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Medication adherence is a tough challenge, especially for high-risk patients, whose complex drug regimens often feature more than a dozen pills. MedSentry is rolling out an end-to-end closed loop adherence system for this population. Although it’s not a large group, it is responsible for a disproportionate share of medical costs.

In this podcast interview, CEO Adam Wallen and I discuss the following:

    1. (0:11) Adherence is a big problem in healthcare. What does it mean? What’s the nature of the problem?
    2. (0:57) Are there multiple reasons for lack of adherence?
    3. (4:05) There are a number of adherence solutions in the market. How well do they work?
    4. (7:46) What is the MedSentry approach? How is it different?
    5. (11:57) What evidence is there that this approach is effective?
    6. (13:17) You have focused on the most complicated patients. Will that continue to be your niche as your commercialize?
    7. (14:55) Do you have a scale-up plan?

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By healthcare business consultant David E. Williams, president of Health Business Group.

Amazon Echo for healthcare

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Alexa, what can you do for healthcare?

I bought an Amazon Echo this week and have been enjoying using it in the kitchen. I can ask, “Alexa, what time is it in Germany?” and it will tell me. Or I can say, “Alexa, play music by the Beatles,” or ask, “Alexa, how many ounces in a cup?” and it will let me know. It’s remarkably easy –and not at all frustrating– to use. The whole family is enjoying it.

Naturally I started almost immediately to think of healthcare uses, so I wasn’t at all surprised to pick up the Boston Globe yesterday and see that my friends from Boston Children’s Hospital are a step or two ahead. Chief Innovation Officer John Brownstein, PhD and clinical innovation director Michael Docktor, MD have launched a KidsMD app for the platform and are testing out uses for Echo in the OR, ICU and bedroom.

Although the article lays out some of the potential for Echo, overall I find it too dismissive, highlighting a software glitch, voice recognition problem, and asserting that “another layer of technology might frustrate staff.” The article ends with a quote from a Children’s engineer whose own kids aren’t interested in speaking with Alexa. None of this reflects my family’s experience.

What the article misses is that Echo represents the latest example of physicians bringing cutting edge consumer technology into the hospital and running circles around the standard tools offered by the IT department. In the real world, physicians are early and enthusiastic adopters of tools like the iPad and iPhone, and through the bring your own device (BYOD) movement they have upended the traditional, clunky hospital IT environment.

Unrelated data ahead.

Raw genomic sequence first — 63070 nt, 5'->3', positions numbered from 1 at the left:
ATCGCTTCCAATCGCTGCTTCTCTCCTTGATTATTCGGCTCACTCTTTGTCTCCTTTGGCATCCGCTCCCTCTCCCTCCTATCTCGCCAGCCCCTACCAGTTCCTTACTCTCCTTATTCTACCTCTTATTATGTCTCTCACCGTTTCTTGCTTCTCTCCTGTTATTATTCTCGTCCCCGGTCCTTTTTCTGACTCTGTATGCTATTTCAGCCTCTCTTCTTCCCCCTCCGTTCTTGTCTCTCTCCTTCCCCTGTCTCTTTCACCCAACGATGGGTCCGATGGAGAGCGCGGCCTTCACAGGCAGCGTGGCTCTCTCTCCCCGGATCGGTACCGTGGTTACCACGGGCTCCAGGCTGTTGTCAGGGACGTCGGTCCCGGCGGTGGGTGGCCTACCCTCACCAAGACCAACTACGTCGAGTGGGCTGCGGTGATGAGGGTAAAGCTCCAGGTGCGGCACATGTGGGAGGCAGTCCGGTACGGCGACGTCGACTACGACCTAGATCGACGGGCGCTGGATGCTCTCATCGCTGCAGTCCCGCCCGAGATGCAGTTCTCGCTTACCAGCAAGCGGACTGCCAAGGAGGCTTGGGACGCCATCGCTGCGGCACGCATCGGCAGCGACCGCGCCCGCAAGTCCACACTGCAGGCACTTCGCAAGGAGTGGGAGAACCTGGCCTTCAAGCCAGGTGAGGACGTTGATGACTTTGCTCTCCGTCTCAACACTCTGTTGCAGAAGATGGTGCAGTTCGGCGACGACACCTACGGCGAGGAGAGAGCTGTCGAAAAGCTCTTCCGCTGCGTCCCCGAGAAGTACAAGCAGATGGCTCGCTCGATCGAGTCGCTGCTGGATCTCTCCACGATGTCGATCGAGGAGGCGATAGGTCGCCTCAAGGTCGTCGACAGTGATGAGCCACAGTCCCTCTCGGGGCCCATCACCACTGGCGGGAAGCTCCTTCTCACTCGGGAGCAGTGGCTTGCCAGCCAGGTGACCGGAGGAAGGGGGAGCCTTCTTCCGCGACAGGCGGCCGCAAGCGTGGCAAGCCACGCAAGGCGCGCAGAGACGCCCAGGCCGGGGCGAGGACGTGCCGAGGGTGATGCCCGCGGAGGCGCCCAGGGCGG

Here are some thoughts about what could make Echo so useful for healthcare:

  • It’s the rare tool that can be used equally well by doctors and patients
  • It’s a handsfree device, which makes it easy to use when one’s hands are occupied, dirty, or injured
  • The voice recognition is really good, and works just fine in a noisy environment
  • It enables continuity of care because a patient could use the same device at home that was used at the hospital
  • It gets smarter all the time as new intelligence and apps are added to the cloud
  • It can entertain as well as inform

I can foresee apps that help patients remember their customized care instructions, “Alexa, how often am I supposed to change my dressing?” or “Alexa, am I supposed to take my medication with food?”

I also think it will be useful for hospitalized patients who are trying to remember questions they want answered the next time their doctor or nurse comes around. There is a built in ability to say, “Alexa, add butter to my shopping list.” So there’s no reason it couldn’t compile a list of doctor questions as well.

These are the veritable tip of the iceberg, and I look forward to seeing a thousand (or more) flowers bloom as the healthcare field embraces Echo. “Alexa, I love you.”

By healthcare business consultant David E. Williams, president of Health Business Group.

 

Listen app: ResApp diagnoses respiratory ailments

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I’m intrigued by an Australian company, ResApp that has developed a smartphone app to diagnose respiratory diseases by analyzing the sound signatures of coughs. The company has just completed an oversubscribed fundraising round, so I guess I’m not the only one who finds it interesting.

I interviewed the CEO, Dr. Tony Keating via email, and his answers are below. Meanwhile, check out the demo for their consumer-facing product.

What is ResApp? from ResApp Health on Vimeo.

Q1. What unmet need does ResApp serve? How big is the need?

ResApp is developing digital health solutions for the diagnosis and management of respiratory disease (e.g. pneumonia, bronchiolitis, asthma, COPD). We estimate that every year more than 700 million doctor visits result in the diagnosis of a respiratory disease within the OECD, in the US the number is 125 million visits. Pneumonia in particular costs the US hospital system $10.5 billion annually. The World Health Organization estimates that nearly 1 million children die of pneumonia in the developing world every year, with a large portion attributed to the lack of availability of a low cost diagnostic tool.